Why You’re Doing Calorie Counting All Wrong
It sounds easy. If you want to lose weight, you need to eat fewer calories than you burn/use throughout the day. Nothing special, right? So you started tracking your daily caloric intake, but your weight isn’t coming off.
Calorie counting can be misleading
Don’t worry, it’s a common problem. According to USDA, people often miscalculate their daily calorie intake, underestimating it.
Moreover, there are a lot of factors affecting your calculations. Let’s take a look at a few of them.
Ideal Caloric Intake
At first, we need to understand how many calories you really need to burn to lose excess weight.
WARNING! This is theoretical information. Don’t try to repeat this at home! One pound of weight is equal to approximately 3,500 calories. Thus, losing 1 pound a day means burning 3,500 calories daily, while not consuming anything.
In case you are eating the normal amount of 2,000 calories, you need to spend 5,500 calories to lose 1 pound daily. For instance, 2 hours on an elliptical machine equals 500 calories burnt, so to spend 5,500 calories a day you need to run the whole day…
Let’s switch to a more realistic situation.
To lose 1 pound a week the daily caloric intake should be shortened by 500 calories. Not too much, but it isn’t easy to burn that many calories, especially when we are miscalculating daily intake.
One of the main reasons for the mistake is equipment.
Going to the gym, we are tracking caloric expenditure using exercise machines. It’s very comfortable to run on the elliptical machine and view how many calories you burn.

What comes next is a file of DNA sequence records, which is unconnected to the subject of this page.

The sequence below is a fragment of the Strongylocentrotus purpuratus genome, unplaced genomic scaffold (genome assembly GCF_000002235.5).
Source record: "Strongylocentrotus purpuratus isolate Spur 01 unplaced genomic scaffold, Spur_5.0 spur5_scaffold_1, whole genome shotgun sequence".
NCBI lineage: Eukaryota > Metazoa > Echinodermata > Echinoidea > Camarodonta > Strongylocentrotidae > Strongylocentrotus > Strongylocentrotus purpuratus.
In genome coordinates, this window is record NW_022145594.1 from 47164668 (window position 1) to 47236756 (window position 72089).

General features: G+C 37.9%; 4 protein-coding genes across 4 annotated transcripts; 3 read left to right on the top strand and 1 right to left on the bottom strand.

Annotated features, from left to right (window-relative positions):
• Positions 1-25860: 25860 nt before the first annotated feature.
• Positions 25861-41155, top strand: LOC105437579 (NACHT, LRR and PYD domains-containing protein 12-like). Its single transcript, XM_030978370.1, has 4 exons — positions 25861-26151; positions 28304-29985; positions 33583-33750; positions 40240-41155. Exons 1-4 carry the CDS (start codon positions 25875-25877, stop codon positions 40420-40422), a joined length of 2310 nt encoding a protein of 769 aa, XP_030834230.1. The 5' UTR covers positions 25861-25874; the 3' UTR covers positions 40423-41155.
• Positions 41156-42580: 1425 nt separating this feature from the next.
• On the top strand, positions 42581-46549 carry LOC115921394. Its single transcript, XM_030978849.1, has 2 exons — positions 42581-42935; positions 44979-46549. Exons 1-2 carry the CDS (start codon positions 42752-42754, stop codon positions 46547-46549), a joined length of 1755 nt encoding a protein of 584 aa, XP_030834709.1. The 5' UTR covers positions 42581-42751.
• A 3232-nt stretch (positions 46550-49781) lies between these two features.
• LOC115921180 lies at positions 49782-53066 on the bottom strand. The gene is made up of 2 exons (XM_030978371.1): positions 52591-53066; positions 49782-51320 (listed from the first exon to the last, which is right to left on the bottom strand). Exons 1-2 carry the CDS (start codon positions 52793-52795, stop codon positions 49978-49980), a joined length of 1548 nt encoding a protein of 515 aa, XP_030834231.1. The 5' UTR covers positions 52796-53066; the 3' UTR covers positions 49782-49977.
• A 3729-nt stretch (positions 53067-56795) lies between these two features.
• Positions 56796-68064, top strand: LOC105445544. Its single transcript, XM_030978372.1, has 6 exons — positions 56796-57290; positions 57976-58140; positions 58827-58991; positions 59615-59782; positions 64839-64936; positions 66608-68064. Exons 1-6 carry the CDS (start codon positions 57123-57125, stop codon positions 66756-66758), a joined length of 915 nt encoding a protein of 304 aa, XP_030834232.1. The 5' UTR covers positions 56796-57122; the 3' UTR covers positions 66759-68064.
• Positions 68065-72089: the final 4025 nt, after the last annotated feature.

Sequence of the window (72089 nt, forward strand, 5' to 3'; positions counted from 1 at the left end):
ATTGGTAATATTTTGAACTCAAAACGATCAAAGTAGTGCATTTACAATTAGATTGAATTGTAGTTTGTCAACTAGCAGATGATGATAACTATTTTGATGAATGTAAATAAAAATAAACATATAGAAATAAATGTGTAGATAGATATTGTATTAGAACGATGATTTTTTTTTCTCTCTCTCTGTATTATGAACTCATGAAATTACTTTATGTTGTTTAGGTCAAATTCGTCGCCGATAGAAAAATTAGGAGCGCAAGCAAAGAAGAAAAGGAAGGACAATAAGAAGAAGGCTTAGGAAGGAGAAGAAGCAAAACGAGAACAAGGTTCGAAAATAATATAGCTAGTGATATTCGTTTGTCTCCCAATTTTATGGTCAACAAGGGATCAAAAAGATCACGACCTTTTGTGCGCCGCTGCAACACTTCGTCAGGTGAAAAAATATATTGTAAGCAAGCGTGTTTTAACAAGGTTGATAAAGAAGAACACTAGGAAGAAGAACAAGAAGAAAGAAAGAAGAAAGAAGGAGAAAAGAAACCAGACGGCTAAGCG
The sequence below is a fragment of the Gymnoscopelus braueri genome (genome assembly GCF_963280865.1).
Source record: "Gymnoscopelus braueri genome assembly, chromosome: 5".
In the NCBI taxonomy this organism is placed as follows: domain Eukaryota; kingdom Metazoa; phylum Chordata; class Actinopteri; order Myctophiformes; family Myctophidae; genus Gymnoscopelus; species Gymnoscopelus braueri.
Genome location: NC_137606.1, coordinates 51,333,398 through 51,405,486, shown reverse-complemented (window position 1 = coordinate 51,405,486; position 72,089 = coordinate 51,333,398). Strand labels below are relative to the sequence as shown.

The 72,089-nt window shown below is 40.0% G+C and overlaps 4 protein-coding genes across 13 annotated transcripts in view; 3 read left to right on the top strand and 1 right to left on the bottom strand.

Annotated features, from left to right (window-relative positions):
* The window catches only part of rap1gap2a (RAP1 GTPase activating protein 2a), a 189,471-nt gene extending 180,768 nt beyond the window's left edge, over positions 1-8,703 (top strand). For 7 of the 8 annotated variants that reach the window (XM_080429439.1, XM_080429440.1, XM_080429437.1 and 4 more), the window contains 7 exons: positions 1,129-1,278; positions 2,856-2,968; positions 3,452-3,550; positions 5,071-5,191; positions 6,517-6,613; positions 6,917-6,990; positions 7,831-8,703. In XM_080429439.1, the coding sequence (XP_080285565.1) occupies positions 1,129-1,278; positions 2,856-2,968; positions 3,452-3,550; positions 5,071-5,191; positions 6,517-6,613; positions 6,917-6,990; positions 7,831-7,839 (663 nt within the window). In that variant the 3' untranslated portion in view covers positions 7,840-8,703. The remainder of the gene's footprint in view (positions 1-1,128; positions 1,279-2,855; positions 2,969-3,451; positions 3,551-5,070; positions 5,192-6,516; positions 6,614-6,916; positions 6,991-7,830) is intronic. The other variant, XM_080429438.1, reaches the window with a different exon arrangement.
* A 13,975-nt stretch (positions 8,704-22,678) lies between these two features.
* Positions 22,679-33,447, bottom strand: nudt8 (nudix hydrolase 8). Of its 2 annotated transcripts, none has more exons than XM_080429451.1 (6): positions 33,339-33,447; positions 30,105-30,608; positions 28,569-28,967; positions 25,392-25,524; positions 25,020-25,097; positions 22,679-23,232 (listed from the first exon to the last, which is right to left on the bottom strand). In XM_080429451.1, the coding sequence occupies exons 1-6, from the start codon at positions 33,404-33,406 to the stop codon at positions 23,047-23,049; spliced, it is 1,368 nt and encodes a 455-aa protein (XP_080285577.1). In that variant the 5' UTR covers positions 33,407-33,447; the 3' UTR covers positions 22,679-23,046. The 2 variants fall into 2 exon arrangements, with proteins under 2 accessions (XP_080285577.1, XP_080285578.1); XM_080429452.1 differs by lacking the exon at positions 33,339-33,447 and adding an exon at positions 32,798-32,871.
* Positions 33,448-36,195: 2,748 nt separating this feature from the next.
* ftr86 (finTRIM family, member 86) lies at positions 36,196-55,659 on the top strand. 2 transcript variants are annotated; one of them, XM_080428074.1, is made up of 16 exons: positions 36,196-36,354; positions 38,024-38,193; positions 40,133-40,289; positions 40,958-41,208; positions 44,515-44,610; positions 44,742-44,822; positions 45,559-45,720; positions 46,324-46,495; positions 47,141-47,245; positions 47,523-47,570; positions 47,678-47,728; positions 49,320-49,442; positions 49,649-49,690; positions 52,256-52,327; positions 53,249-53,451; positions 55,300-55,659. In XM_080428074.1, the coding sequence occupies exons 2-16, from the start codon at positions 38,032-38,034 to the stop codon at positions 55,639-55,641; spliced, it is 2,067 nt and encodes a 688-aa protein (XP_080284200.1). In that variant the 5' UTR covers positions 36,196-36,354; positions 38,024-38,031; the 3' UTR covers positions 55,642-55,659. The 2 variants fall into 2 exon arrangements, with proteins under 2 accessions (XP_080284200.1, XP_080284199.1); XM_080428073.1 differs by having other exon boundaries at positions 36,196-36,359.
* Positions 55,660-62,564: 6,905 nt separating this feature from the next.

But stop, according to the University of California research, exercise equipment overestimates the number of burnt calories by 19 percent. Furthermore, the overestimation percentage can vary to 42 percent, making our calculations completely useless.
“But I’m using the smartwatch to track my caloric expenditure!”
Sorry, but I have bad news for you. A Good Morning America study says that wearable technologies overestimate caloric expenditure by 28 percent. Sadly, you are not burning as much as you think.
Caloric Intake Calculations
Assuming that you are tracking expenditure 100% correctly, another problem arises – intake.
Yes, I know that you are adding every piece of zero-fat cheese to your calorie counter. But sometimes a problem isn’t in calories, it’s deeper.
Make sure that you are reading the whole label, not only the nutrition section, because the problem is always hidden in high-sodium products. These products cause water retention, slowing your weight loss.
However, the main reason for miscalculating your macros is in “forgetting” to add data about the meals you’ve ordered at a restaurant.
“It is too nerdy – weighing all the food at a restaurant.” Honestly, we totally agree with you – you need to enjoy your meals, weighing everything you’ve just looked at is more like mania.
However, if you really want to lose weight, you need to track what you eat wherever you are.
For such a purpose, there’s the Nutritionista app. First, it is much easier to click several times on the screen than weigh all the ingredients of your meal.
Secondly, this application doesn’t miscalculate the data allowing you to track your caloric intake as close to the real one as possible.
Finally, Nutritionista offers really useful nutrition tips to ease the weight loss process.
So, where is your mistake in calculations? Hopefully, now you are ready to fix it!
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